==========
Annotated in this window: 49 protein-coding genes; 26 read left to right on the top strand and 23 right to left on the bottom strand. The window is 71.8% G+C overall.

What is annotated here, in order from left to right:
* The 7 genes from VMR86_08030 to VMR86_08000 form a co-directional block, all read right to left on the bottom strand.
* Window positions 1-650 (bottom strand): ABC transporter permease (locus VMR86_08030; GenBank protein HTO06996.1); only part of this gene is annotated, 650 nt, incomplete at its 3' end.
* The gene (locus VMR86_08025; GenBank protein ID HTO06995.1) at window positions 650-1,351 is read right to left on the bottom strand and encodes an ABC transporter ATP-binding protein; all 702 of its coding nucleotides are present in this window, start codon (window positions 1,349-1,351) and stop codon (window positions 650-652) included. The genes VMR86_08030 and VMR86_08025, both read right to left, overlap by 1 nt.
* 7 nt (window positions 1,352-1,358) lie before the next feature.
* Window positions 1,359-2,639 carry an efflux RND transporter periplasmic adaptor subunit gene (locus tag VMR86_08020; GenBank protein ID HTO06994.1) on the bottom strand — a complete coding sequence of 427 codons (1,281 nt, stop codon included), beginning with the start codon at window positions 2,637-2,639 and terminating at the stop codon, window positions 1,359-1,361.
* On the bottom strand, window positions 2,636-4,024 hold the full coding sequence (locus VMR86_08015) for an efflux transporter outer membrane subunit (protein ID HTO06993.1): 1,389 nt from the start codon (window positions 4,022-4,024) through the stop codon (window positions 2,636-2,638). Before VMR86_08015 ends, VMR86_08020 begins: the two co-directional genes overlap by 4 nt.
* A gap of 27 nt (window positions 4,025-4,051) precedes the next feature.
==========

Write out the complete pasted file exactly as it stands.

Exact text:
Annotated in this window: 49 protein-coding genes; 26 read left to right on the top strand and 23 right to left on the bottom strand. The window is 71.8% G+C overall.

What is annotated here, in order from left to right:
* The 7 genes from VMR86_08030 to VMR86_08000 form a co-directional block, all read right to left on the bottom strand.
* Window positions 1-650 (bottom strand): ABC transporter permease (locus VMR86_08030; GenBank protein HTO06996.1); only part of this gene is annotated, 650 nt, incomplete at its 3' end.
* The gene (locus VMR86_08025; GenBank protein ID HTO06995.1) at window positions 650-1,351 is read right to left on the bottom strand and encodes an ABC transporter ATP-binding protein; all 702 of its coding nucleotides are present in this window, start codon (window positions 1,349-1,351) and stop codon (window positions 650-652) included. The genes VMR86_08030 and VMR86_08025, both read right to left, overlap by 1 nt.
* 7 nt (window positions 1,352-1,358) lie before the next feature.
* Window positions 1,359-2,639 carry an efflux RND transporter periplasmic adaptor subunit gene (locus tag VMR86_08020; GenBank protein ID HTO06994.1) on the bottom strand — a complete coding sequence of 427 codons (1,281 nt, stop codon included), beginning with the start codon at window positions 2,637-2,639 and terminating at the stop codon, window positions 1,359-1,361.
* On the bottom strand, window positions 2,636-4,024 hold the full coding sequence (locus VMR86_08015) for an efflux transporter outer membrane subunit (protein ID HTO06993.1): 1,389 nt from the start codon (window positions 4,022-4,024) through the stop codon (window positions 2,636-2,638). Before VMR86_08015 ends, VMR86_08020 begins: the two co-directional genes overlap by 4 nt.
* A gap of 27 nt (window positions 4,025-4,051) precedes the next feature.